I’ve scanned the text before. It is one of the sources in

I’d sure like a source that is more recent and about more relevant applications and materials. It does give some info.

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A table of coefficients of friction of an UHMWPE tether (or a similar material) with different materials, like rubber, would be nice to have.

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These tables exist. You might have to account for wet tether also. The reel will probably have to be steel.

I believe you will need more than 180 degree contact according to the capstan equation.

To be honest I am not enough intriegued about the rope drive at this point to explore the implementation details. I believe the electric transmission is the most promising method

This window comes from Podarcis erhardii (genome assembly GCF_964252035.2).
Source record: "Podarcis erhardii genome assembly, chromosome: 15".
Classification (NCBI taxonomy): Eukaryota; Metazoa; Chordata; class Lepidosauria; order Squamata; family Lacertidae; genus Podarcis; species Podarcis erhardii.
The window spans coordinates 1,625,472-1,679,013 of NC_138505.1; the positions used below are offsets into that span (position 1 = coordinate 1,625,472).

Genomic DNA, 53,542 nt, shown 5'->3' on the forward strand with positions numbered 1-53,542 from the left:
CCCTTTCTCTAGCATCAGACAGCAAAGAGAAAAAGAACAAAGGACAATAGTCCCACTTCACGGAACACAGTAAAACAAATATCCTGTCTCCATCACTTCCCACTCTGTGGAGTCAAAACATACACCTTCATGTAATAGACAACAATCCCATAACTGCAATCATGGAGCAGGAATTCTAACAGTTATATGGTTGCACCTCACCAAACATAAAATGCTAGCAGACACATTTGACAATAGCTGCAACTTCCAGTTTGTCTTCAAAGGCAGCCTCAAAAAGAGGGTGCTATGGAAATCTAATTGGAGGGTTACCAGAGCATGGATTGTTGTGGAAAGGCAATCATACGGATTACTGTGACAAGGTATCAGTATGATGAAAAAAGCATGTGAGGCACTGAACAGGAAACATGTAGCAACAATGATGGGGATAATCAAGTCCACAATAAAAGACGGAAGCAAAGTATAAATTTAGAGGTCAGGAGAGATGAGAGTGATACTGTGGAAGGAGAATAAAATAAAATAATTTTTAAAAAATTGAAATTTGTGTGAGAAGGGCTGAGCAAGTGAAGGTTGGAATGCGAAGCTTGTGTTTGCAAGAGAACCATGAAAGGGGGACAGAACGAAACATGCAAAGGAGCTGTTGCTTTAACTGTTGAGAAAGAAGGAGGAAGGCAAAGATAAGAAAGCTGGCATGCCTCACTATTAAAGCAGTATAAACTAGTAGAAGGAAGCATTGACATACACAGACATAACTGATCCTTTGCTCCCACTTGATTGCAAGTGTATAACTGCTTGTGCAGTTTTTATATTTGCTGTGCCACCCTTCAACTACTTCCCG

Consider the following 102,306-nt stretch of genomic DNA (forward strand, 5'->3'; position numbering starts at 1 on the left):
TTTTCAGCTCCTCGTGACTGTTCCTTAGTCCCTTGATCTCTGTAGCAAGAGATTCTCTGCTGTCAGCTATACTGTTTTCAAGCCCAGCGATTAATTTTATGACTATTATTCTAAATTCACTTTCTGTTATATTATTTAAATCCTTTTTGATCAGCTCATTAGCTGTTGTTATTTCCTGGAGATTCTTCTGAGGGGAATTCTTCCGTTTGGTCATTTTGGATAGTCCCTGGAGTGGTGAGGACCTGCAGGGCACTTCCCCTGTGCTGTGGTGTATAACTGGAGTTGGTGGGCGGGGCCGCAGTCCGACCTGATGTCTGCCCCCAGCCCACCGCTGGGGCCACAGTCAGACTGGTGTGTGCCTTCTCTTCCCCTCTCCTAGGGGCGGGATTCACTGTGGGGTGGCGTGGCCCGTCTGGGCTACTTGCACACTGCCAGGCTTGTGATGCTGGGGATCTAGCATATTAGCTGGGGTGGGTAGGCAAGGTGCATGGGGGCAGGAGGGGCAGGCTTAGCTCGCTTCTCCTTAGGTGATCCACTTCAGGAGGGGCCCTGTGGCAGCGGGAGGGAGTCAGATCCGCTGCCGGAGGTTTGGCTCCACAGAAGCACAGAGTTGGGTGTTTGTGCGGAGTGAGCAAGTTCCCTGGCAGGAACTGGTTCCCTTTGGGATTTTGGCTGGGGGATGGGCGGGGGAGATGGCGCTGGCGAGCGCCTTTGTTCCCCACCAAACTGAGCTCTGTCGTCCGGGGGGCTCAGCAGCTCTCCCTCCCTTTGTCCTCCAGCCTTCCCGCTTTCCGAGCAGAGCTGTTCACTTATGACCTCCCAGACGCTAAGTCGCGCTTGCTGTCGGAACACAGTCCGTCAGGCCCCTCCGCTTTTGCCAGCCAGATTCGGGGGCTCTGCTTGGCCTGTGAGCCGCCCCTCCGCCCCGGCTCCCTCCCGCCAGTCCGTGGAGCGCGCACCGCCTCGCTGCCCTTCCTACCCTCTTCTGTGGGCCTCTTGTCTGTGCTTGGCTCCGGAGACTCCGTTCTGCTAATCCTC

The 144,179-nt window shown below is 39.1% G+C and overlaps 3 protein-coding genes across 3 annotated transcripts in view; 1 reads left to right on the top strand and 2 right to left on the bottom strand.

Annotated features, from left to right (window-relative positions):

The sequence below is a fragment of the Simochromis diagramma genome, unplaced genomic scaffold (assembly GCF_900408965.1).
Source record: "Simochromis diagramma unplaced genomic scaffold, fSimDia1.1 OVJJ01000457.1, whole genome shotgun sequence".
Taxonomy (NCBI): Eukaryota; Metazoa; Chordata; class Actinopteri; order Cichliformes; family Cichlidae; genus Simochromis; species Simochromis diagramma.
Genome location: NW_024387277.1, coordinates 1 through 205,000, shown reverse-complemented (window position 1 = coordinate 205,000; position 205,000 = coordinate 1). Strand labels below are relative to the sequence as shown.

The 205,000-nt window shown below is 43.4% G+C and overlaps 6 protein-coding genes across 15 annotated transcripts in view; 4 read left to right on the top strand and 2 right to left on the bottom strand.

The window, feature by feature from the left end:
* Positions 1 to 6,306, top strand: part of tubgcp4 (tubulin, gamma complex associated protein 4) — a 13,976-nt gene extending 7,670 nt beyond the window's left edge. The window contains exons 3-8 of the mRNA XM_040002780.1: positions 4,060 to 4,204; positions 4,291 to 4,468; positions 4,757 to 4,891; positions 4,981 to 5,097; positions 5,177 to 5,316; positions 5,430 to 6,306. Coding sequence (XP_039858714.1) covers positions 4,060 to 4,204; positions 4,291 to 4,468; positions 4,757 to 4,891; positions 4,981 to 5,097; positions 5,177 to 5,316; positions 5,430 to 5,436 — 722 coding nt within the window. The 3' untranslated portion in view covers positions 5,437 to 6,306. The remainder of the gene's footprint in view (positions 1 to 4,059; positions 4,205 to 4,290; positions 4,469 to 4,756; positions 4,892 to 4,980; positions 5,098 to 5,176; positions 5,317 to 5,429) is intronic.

Is it the next step for Kitemill as they went from soft wing, then rigid wing, then Vertical Take-off and Landing aircraft (VTOL) with propellers*, using yoyo method?
*Using VTOL propellers as wind turbines looks to be the natural development.


You have to look at each system to decide what is a good fit. For Kitewinder a rope drive seems to make sense. For me the considerations are the cost of the electric cable and the cost and weight and development of the airborne generator. Cons of a rope drive are the cost and durability of the tether, so it’s important to design the system to work around that, if that’s possible. I don’t think either scale as well as a yoyo system though, so that looks to me to be to the most promising method. But this topic is not about that.